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Goodbye, ReelPolitik

Goodbye, ReelPolitik

I started blogging—reluctantly—in April 2004.
In my first blog post, creatively titled “My First Blog” (which is now lost in a black hole of 404 URL errors), I wrote: “The whole thing seems like a waste of time. As if we didn’t have enough information to sift through already, do we really need more? And do I really have the time to write anymore than I already do?” 
But then, of course, the world changed, and blogging became an essential sideline for every writer and journalist, now pressed to stay relevant within the new media universe. Soon my blog became less a place for random musings and more a place to incite debate, gain readers, and try to spark change within the film industry and regarding other issues that mattered. 
In the first years of blogging, my favorite early posts involved attacks on "The Passion of the Christ"; a bourgeoning Tribeca Film Festival; the reaction of audiences to Dan Talbot’s 2004 speech at the Gotham Awards; my Sundance encounter with Ruthe Stein; the International Documentary Associationhyping "mumblecore"; Paul Haggis’s "Crash"; and changes at the newly bought-out Village Voice

Then, in 2011, as Indiewire expanded its blog network, I re-launched and rebranded my blog, calling it “ReelPolitik.” I came out with this grandiose manifesto, where I railed against international conglomerates, Hollywood, the right-wing media machine, and quoted from the great rabble-rouser, John Waters, who once told me: "Going to movies is political, how you watch them is political, why you like them is political and how they are distributed is political."
I still agree. And for a time, especially during the heat of the 2012 Election Season, ReelPolitik had a good run. I exposed the wrongdoings of film companies; I taunted conservatives; and I lambasted rightwing themes in mainstream Hollywood films. Even the late great rightwing iconoclast Andrew Breitbart himself added a comment to one of the posts.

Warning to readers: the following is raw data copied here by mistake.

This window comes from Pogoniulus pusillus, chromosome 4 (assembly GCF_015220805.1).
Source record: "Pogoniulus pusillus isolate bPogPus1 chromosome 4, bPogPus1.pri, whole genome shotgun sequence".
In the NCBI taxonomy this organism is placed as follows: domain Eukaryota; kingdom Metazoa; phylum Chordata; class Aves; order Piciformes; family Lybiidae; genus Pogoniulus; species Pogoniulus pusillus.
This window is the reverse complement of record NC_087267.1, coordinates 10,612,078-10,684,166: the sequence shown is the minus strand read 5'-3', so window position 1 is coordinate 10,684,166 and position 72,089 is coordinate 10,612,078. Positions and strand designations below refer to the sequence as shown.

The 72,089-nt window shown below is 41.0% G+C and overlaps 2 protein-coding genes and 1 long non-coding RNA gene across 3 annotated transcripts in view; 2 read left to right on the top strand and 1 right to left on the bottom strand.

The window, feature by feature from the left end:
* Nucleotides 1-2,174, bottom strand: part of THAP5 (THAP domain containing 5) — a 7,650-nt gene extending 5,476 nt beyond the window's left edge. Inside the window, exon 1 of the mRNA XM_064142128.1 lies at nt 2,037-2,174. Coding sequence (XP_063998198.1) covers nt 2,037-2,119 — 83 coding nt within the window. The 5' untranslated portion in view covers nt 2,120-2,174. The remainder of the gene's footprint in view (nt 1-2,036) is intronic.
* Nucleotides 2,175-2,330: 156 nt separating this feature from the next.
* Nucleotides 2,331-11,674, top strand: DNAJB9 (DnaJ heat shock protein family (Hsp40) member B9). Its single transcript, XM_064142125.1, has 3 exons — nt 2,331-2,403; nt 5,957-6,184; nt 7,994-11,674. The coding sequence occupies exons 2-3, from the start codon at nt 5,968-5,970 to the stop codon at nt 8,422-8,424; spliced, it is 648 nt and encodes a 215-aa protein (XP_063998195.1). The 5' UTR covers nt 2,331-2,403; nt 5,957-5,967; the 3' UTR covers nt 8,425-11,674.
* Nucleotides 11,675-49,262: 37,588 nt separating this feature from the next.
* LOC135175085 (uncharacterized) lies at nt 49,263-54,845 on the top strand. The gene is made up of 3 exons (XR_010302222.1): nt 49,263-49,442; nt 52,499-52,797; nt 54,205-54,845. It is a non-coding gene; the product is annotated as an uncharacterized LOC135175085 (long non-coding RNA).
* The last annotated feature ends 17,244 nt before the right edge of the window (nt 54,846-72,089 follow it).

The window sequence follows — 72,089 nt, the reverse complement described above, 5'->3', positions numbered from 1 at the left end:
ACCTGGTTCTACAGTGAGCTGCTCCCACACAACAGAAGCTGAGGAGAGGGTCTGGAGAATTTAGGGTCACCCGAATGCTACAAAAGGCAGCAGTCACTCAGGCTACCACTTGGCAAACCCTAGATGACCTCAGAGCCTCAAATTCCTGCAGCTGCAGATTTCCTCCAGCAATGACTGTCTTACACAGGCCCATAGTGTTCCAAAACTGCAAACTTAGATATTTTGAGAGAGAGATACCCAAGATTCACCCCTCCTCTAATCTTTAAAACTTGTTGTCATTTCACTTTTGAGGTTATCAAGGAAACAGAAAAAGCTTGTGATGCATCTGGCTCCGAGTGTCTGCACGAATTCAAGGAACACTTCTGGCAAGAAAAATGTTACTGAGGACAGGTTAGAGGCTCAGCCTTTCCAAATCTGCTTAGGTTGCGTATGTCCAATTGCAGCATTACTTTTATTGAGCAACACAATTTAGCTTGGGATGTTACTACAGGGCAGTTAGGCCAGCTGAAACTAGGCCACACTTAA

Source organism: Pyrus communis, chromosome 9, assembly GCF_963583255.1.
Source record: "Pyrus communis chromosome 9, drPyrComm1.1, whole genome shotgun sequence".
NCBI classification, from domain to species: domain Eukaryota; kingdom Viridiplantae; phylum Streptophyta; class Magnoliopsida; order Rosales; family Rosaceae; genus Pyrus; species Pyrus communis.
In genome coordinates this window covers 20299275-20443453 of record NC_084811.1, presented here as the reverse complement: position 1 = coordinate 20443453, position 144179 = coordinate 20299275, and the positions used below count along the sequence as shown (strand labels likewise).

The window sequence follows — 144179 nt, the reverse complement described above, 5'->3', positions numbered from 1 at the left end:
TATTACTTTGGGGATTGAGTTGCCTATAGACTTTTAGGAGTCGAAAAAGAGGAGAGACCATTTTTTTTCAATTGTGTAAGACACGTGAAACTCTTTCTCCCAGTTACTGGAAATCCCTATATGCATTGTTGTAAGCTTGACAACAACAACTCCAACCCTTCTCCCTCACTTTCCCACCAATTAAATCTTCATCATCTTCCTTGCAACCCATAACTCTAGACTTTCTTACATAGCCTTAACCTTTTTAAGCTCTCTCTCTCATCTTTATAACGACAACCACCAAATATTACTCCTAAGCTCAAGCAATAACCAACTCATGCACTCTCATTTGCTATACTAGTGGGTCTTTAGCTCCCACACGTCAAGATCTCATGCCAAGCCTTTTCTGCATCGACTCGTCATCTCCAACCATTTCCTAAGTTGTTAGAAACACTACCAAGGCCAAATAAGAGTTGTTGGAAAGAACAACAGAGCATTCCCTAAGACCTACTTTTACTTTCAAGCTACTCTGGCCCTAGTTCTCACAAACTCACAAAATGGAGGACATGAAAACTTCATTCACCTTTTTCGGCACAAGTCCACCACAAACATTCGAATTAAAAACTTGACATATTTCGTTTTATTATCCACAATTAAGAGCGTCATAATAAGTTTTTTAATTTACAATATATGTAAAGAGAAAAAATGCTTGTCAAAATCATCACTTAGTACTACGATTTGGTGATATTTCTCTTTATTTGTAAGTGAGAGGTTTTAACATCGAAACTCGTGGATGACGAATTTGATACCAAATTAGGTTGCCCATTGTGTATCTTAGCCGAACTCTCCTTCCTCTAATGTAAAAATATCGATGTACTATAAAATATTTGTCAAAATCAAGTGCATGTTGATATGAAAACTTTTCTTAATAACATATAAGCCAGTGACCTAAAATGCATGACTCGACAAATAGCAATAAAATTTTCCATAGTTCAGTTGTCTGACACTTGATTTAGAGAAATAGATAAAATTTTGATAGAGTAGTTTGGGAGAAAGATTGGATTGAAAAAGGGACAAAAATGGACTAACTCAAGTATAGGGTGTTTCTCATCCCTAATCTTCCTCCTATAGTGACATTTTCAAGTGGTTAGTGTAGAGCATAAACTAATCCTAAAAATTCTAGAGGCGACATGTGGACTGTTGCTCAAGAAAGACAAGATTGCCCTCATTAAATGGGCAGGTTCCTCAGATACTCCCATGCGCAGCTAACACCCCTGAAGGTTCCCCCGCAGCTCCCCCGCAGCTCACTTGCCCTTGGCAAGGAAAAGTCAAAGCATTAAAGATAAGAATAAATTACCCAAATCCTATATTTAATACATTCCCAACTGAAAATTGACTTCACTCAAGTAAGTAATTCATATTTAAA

Even though the country and the planet has been going downhill ever since, despite a few brief triumphs (universal healthcare, the Arab Spring, big Oscar wins for “A Separation” and “12 Years a Slave”), I still think there is a great need for ReelPolitik—a place where films and the film industry can be examined within a political context.
But with the arrival of Twitter, the lack of worthwhile compensation for blogging, and my own personal shift into the world of film programming, I have agreed to let ReelPolitik go (for now). I just didn’t have the time or selflessness to keep it up. Plus, Indiewire needs ever-greater traffic-drivers than I can provide. 
My hope is that ReelPolitik can be reborn and hosted at another website, where its mission can continue with more contributors and a new injection of passion. Frankly, I think a film and politics blog that isn’t simply a reflection of my voice, but the collective VOICE of the independent film community makes more sense, anyway. Let’s try to get something up and running before Election 2016.  

You can still look for me on Twitter (@antkaufman), and please keep reading my thoughts at Indiewire in my documentary column, "Reality Checks."

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Comments

Ed Kaufman

How sad. The end of an era

Hila Rosen

I’ll miss "hearing" from you, Andrew. Good luck!

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